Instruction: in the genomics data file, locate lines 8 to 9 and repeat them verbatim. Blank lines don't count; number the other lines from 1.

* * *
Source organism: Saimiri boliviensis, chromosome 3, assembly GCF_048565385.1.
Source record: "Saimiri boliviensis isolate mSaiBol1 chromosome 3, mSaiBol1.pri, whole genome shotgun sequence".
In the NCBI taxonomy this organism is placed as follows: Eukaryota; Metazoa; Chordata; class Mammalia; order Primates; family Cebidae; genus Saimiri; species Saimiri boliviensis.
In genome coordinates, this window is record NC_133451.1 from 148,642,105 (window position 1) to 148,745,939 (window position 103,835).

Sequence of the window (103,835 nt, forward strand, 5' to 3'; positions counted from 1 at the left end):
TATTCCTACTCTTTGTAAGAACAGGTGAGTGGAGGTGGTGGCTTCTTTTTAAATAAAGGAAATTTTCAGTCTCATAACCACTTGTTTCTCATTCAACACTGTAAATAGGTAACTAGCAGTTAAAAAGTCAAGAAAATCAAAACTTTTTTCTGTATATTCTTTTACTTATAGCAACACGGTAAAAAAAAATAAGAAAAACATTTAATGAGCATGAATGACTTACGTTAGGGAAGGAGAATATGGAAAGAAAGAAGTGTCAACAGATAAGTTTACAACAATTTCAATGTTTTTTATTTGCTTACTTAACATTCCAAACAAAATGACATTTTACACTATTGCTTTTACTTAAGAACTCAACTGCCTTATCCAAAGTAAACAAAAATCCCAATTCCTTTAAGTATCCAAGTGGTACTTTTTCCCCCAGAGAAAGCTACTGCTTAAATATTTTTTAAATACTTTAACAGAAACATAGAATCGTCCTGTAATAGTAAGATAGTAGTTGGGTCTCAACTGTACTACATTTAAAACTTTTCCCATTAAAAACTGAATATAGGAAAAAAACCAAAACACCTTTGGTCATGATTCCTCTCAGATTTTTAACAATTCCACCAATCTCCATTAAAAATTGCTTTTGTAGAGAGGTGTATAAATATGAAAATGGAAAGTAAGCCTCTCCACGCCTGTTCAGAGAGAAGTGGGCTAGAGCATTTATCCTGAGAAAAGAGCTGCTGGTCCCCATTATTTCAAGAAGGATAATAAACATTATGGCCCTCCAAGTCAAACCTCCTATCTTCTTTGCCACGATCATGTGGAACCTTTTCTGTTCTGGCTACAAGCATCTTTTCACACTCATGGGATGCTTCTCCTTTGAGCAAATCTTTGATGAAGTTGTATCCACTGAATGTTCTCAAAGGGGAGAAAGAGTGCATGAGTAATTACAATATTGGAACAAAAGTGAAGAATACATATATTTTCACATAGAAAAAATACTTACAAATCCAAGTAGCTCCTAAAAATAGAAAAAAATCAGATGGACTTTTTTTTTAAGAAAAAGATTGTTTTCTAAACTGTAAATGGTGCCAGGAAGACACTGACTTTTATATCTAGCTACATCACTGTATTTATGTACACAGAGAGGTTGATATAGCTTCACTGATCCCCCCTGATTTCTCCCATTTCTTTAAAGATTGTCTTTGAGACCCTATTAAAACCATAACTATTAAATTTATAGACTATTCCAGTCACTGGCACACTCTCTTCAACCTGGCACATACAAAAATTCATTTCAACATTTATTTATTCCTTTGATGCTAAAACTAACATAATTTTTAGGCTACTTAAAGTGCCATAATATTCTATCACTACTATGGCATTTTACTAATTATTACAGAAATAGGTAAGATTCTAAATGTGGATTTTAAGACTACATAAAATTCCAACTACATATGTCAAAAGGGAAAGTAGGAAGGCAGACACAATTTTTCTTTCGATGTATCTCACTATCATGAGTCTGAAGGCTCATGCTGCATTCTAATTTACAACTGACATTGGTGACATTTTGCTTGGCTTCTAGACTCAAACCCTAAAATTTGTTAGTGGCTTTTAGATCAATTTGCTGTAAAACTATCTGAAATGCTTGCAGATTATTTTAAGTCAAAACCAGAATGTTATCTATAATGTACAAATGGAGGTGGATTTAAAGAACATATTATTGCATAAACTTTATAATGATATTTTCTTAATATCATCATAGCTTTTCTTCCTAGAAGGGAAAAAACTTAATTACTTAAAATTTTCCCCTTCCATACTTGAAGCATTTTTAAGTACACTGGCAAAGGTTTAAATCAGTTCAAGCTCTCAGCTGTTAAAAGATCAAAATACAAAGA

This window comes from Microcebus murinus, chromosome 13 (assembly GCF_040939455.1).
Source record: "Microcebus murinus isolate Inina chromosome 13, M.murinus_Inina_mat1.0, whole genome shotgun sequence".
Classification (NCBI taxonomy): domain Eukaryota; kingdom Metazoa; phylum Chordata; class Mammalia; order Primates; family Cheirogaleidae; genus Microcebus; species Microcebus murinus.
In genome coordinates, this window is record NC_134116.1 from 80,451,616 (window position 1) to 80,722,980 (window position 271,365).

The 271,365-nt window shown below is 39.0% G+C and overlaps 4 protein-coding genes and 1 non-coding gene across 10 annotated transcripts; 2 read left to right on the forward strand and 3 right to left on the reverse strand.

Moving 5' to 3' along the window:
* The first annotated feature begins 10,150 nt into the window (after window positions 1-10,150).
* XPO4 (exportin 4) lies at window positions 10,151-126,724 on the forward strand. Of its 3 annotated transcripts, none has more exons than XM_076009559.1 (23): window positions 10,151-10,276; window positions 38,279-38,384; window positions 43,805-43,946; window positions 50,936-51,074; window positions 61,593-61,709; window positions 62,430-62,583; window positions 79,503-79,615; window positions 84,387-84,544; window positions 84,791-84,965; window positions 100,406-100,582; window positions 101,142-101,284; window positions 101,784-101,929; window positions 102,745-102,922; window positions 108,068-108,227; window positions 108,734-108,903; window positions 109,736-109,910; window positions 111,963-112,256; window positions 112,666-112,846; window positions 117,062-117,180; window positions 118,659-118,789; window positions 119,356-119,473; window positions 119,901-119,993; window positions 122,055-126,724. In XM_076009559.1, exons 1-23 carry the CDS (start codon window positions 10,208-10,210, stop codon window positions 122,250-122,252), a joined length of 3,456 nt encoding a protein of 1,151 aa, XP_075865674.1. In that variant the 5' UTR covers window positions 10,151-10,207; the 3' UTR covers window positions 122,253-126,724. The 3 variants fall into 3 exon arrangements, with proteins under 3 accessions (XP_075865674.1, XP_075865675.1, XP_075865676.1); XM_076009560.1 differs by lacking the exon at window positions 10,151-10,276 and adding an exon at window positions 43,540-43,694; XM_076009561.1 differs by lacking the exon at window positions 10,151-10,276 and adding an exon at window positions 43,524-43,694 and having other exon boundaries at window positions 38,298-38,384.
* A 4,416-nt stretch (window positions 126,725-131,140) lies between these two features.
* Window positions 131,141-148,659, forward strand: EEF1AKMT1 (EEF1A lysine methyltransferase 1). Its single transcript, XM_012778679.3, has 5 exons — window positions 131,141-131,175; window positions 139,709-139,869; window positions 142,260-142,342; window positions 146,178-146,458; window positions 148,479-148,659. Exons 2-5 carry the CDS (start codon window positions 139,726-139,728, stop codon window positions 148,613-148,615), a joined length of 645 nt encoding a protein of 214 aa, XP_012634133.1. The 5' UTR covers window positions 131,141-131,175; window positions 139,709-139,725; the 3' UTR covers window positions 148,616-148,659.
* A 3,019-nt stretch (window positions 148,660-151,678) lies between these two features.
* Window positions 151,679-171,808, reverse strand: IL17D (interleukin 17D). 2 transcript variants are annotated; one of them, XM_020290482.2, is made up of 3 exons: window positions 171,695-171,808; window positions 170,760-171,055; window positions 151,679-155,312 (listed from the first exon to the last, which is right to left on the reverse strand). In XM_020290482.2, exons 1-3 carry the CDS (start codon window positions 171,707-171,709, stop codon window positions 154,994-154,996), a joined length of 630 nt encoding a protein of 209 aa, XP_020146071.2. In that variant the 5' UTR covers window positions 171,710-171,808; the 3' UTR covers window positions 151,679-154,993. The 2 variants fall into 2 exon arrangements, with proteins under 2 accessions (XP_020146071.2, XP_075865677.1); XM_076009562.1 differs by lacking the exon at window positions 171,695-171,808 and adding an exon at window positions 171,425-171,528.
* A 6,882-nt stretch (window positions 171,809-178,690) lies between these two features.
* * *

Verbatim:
Source record: "Microcebus murinus isolate Inina chromosome 13, M.murinus_Inina_mat1.0, whole genome shotgun sequence".
Classification (NCBI taxonomy): domain Eukaryota; kingdom Metazoa; phylum Chordata; class Mammalia; order Primates; family Cheirogaleidae; genus Microcebus; species Microcebus murinus.